• 1 ½ tsp.  dill seeds
  • ½ tsp. dried crushed red pepper
  • Fresh dill sprigs

Combine all ingredients except dill sprigs in large bowl and stir.  Let stand at room temperature for 2 hours until sugar and salt dissolve.  Transfer 4 cucumbers each to three 1 ½ pint wide-mouth jars.  Pour pickling mixture over to cover and place a few dill sprigs in each jar.  Cover jars with lids and close tightly.  Refrigerate at least 10 days.  Pickles will stay fresh for up to one month.  Keep refrigerated. Thanks Pop-pop!


9 Responses to “La Bella Figura and La Bella Uscita”

  1. Pat, Good thoughts about remembering those we love and planning how we will be remembered.

  2. The "Original Snookie" Reply July 19, 2012 at 3:45 pm

    As the original Snookie named by my dad- he would have loved the “pickle recipe being distributed to all his friends, along with his gravlax recipe-he loved life, his family, friends and being Scottish. What a great idea as an exit gift- thanks for sharing Nora’s story-she was an inspiration just like my dad. Thinking about my recipe for life now.

    • Thanks Angela,

      I read an interview with her hubby, Nick Pileggi, and he said her computer file marked “Exit” had been in the works for 6 years after she was told by one doctor she only had 3 – 6 months to live. She left specific instructions that the service should be less than one hour long in addition to sharing her recipes and favorite pink champagne!

    • Dear “Original Snookie”, better known to me as my younger sister Nancy,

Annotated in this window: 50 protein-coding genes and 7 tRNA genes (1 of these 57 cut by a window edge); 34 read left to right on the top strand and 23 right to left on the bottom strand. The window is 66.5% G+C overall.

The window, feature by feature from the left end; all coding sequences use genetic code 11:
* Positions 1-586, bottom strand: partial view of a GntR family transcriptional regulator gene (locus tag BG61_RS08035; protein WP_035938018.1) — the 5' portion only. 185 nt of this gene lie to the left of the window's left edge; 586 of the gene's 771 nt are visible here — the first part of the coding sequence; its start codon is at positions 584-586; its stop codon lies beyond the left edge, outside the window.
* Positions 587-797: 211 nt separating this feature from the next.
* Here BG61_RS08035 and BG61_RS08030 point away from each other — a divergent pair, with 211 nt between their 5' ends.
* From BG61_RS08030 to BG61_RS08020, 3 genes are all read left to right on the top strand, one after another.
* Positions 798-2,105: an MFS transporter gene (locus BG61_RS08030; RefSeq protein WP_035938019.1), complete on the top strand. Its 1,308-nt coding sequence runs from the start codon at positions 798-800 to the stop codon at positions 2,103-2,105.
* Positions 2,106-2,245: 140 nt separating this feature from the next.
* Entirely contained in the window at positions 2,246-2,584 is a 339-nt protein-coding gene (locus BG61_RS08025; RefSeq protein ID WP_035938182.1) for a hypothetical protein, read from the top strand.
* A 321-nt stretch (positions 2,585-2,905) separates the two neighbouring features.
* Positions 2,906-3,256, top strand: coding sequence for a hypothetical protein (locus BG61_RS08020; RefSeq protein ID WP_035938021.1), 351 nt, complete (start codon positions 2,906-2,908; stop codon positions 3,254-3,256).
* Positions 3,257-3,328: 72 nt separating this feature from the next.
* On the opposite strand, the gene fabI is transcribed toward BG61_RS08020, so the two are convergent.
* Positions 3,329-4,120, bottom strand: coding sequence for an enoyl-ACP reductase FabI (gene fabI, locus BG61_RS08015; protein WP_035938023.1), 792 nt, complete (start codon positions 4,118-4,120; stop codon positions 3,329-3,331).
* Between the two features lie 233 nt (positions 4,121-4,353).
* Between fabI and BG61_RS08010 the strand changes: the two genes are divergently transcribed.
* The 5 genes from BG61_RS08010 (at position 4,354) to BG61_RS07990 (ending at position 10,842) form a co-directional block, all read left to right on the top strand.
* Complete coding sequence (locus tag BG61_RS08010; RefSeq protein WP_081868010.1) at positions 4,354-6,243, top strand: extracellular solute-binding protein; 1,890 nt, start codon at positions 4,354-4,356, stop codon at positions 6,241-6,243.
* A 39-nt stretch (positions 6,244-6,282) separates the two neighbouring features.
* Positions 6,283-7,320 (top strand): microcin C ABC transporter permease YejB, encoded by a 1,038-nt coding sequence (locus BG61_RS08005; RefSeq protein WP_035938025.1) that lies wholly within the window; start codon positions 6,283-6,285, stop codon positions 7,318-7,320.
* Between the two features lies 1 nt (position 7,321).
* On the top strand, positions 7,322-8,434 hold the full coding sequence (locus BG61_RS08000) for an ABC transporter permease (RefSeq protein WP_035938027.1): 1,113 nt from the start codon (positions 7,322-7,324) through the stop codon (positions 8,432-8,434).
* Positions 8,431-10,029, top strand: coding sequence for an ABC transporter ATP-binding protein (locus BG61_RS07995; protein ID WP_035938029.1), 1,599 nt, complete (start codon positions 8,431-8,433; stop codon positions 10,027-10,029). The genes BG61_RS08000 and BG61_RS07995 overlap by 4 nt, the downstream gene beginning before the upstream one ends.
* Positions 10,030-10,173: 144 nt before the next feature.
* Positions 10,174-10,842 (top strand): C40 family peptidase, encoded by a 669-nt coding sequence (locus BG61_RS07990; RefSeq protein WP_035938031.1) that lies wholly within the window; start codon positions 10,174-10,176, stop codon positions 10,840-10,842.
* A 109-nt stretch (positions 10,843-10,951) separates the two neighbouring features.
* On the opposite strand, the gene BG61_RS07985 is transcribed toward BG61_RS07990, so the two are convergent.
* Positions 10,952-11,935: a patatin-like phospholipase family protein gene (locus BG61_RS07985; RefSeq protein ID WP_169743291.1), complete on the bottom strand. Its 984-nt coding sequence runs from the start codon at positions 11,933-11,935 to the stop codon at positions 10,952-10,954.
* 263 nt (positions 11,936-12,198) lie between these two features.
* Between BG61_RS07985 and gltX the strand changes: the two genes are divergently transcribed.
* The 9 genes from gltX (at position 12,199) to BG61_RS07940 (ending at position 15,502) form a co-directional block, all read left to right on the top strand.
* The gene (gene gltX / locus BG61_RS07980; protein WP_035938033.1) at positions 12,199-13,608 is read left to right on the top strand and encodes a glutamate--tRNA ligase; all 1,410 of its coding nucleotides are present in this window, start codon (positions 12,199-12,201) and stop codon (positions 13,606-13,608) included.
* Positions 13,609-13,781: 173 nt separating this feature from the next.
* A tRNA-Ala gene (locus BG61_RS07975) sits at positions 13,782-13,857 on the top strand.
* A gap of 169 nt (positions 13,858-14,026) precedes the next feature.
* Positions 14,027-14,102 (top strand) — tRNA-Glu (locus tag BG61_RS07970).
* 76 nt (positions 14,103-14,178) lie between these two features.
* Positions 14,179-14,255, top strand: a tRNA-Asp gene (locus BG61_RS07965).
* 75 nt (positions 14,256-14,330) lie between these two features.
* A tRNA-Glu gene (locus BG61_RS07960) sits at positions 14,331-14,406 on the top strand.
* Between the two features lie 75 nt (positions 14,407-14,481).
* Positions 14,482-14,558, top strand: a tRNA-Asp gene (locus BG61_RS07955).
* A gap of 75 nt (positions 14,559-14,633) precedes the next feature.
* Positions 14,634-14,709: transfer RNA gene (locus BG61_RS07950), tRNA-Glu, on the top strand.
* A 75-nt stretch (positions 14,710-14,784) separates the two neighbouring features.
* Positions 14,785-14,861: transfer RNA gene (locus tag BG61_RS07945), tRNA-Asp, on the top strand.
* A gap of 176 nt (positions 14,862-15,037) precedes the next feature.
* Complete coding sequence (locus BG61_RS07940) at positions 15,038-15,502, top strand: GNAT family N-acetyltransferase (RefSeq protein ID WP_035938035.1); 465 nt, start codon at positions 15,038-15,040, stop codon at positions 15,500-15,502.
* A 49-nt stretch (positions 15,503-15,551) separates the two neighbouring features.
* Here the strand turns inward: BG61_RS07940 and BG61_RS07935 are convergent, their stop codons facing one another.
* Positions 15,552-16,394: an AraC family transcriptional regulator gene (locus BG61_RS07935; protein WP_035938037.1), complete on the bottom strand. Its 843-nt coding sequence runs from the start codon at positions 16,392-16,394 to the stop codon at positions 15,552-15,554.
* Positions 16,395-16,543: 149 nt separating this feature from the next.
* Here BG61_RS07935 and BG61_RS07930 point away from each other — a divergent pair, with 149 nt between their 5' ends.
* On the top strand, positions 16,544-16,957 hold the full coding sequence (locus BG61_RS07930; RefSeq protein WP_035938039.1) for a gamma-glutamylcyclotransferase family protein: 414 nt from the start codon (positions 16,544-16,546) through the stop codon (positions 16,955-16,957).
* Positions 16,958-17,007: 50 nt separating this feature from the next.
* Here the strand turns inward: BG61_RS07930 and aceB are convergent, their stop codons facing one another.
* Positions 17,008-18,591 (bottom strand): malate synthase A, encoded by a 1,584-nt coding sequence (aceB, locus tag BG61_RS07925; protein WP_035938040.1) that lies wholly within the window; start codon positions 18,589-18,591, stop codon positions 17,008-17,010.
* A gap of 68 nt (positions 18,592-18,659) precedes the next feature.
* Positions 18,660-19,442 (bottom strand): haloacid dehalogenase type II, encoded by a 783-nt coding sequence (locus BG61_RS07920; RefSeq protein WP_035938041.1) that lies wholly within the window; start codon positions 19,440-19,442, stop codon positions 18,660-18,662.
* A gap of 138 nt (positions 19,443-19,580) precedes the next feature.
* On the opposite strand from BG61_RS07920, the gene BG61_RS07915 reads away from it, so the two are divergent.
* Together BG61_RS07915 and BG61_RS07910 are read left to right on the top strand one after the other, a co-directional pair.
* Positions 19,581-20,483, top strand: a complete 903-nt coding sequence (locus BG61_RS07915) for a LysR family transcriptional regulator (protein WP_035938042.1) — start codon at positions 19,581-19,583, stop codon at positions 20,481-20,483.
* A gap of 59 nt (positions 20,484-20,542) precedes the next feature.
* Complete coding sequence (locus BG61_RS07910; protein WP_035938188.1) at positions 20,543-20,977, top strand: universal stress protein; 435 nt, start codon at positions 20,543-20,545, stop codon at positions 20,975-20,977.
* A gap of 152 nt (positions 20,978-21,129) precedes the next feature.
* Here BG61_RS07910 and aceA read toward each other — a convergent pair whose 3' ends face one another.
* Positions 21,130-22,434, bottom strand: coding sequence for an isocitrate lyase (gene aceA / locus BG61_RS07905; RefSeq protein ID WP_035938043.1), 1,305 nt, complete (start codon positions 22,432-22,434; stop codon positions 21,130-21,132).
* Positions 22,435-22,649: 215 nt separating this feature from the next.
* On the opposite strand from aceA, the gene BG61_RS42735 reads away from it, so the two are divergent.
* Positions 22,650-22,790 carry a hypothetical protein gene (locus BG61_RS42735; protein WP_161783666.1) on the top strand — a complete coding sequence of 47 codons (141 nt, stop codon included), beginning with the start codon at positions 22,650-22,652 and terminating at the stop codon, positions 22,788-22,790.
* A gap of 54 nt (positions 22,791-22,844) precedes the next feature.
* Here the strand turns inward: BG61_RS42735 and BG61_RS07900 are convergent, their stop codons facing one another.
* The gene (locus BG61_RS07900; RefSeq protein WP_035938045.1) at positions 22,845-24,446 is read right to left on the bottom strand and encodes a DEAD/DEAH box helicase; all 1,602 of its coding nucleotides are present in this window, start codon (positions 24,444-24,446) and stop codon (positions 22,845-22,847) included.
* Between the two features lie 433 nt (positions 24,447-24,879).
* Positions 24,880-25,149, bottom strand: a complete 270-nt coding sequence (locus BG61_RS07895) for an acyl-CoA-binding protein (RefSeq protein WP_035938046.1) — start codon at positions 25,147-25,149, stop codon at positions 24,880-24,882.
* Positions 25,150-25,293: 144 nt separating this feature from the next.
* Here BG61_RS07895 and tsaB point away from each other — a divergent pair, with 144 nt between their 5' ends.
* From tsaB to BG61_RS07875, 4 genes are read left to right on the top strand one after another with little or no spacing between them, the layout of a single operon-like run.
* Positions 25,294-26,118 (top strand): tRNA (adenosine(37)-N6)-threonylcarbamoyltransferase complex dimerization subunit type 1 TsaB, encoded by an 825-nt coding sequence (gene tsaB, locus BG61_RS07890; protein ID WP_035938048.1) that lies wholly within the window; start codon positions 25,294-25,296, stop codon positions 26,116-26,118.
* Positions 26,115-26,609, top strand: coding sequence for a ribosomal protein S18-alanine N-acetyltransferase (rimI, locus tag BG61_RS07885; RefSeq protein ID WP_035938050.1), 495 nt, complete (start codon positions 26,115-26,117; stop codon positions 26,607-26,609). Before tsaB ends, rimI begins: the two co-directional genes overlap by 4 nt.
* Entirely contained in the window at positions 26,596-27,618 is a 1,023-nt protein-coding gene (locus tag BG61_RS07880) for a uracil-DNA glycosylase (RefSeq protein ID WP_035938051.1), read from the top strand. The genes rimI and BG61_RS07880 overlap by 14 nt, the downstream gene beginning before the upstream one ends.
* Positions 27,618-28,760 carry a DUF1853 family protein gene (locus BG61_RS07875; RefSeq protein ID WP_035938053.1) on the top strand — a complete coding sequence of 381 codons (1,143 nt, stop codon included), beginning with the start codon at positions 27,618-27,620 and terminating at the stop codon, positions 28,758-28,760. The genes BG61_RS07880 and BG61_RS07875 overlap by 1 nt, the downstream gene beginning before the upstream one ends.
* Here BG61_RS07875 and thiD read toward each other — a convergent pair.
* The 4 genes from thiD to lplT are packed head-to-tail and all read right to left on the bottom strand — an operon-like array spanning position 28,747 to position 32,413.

I hope they have belly dancers and bagpipers in heaven plus pickles and marinated treats of all kinds. We did give our dad a great exit with all of his friends singing Oh When the Saints…..As our Pop-pop said, “It’s later than you think” so it’s never too soon to start jotting a few notes down. Nora planned her “exit” for 6 years! Love, Honey Bun

  3. Virginia Shanley Reply July 19, 2012 at 4:43 pm

    Patty, It sounds like your Dad had a wonderful “send-off” by loving family and friends. So glad that you had a part in contributing to his “bella uscita” and that you shared your experience w/ us. I could really learn a lesson from you and Nora and should begin planning for as good an exit as possible. After this past year’s health scares, I know I need to be ready for anything and everything!

    • Thanks Gin,

      Just keep in party mode with a tiara close by and enjoy every moment! I am glad you came through your “cardiac challenges” with a gold star. Read some of Dr. DeFelice’s articles about the heart, vitamin E, carnitine, etc. and let us know what you think in the comments boxes by those articles.

  4. Hi Patty,
    This was a lovely tribute to both Nora and your Dad. It made me remember some nice times shared at your home with him and your mom. I agree with you completely about “la bella uscita” and feel that if we can collectively change the current perception from a superimposed somber mournfulness to one of a more joyful celebration, “la bella uscita” might actually become piu bella for many more people. Nora was a great example!

    • Dear Shelley,

      You also planned a beautiful celebration of your sister Carol’s life last July 14 when she lost her battle with breast cancer at such a young age. I just received a response from a good friend in Italy, Bruno, who left his message in another article’s box, but wanted to share his thoughts too.

      From Bruno Modanesi – “Pat first of all thank you for including me in your team. I fully agree “una bella uscita” is key to end well a good life. As a friend of mine – left not long ago – said “not important to be a winner,important to have made a good battle e una bella uscita. I am adding that to my list of Italian proverbs.

      E allora, sempre avanti!

  5. Tomorrow is Father’s Day and I just happened by coincidence to reread this column. Then again, maybe it wasn’t by chance. It did bring back wonderful memories of my dad and the celebration of his life. I will probably listen to a little bagpipe music tomorrow. Happy Father’s Day to all.